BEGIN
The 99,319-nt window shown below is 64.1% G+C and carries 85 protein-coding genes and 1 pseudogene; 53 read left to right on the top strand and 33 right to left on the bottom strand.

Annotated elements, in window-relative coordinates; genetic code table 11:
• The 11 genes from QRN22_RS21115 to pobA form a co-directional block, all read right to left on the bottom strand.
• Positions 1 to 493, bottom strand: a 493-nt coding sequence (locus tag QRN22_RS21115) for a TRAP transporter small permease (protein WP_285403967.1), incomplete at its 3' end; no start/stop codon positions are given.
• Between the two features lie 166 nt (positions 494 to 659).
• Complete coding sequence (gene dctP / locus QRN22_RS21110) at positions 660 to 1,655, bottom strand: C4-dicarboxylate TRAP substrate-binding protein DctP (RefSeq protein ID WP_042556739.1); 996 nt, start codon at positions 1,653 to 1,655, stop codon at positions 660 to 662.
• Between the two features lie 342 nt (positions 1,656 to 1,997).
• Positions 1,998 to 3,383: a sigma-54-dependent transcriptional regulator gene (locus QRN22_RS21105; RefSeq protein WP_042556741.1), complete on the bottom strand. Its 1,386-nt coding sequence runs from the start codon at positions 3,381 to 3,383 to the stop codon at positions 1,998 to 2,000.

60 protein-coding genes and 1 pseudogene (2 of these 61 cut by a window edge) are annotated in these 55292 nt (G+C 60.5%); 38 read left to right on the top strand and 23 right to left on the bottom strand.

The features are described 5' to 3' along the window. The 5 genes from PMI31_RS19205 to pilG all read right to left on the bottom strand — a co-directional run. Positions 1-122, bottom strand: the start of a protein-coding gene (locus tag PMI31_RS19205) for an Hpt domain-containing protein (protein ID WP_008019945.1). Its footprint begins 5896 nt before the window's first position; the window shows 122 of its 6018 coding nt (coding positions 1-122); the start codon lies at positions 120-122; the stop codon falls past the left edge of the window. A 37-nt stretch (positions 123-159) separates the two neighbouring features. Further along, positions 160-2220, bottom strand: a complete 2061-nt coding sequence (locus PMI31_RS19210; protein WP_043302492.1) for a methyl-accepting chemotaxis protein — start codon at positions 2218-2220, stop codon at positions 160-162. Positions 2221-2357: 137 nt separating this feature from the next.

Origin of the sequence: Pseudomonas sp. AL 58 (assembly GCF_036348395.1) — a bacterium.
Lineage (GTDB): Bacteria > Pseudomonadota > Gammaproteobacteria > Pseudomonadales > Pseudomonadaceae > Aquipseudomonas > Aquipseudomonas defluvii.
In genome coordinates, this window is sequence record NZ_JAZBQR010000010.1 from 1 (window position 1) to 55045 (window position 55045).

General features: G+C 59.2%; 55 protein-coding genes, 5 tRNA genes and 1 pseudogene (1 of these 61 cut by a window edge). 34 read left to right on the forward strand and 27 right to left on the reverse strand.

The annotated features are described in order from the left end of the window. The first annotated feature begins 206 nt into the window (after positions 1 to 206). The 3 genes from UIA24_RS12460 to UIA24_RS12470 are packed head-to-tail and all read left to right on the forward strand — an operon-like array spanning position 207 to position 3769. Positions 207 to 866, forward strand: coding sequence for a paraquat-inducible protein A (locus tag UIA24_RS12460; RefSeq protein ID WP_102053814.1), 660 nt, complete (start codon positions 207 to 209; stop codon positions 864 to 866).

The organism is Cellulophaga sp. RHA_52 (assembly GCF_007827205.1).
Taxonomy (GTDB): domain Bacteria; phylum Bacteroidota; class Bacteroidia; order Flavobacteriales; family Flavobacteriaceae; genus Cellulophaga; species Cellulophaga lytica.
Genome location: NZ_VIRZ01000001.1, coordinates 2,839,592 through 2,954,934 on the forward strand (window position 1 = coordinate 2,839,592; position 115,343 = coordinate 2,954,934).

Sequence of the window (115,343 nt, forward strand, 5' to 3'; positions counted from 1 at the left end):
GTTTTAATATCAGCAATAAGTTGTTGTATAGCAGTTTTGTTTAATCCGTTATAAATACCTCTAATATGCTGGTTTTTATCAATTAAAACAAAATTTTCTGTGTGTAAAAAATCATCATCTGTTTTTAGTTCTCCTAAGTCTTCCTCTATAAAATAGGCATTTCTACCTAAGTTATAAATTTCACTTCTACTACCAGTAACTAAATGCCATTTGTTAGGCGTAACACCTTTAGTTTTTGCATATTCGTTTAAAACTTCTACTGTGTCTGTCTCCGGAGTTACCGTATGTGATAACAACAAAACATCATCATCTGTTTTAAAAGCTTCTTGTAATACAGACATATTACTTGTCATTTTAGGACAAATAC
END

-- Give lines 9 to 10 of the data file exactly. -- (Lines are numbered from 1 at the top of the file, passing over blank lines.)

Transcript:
60 protein-coding genes and 1 pseudogene (2 of these 61 cut by a window edge) are annotated in these 55292 nt (G+C 60.5%); 38 read left to right on the top strand and 23 right to left on the bottom strand.

The features are described 5' to 3' along the window. The 5 genes from PMI31_RS19205 to pilG all read right to left on the bottom strand — a co-directional run. Positions 1-122, bottom strand: the start of a protein-coding gene (locus tag PMI31_RS19205) for an Hpt domain-containing protein (protein ID WP_008019945.1). Its footprint begins 5896 nt before the window's first position; the window shows 122 of its 6018 coding nt (coding positions 1-122); the start codon lies at positions 120-122; the stop codon falls past the left edge of the window. A 37-nt stretch (positions 123-159) separates the two neighbouring features. Further along, positions 160-2220, bottom strand: a complete 2061-nt coding sequence (locus PMI31_RS19210; protein WP_043302492.1) for a methyl-accepting chemotaxis protein — start codon at positions 2218-2220, stop codon at positions 160-162. Positions 2221-2357: 137 nt separating this feature from the next.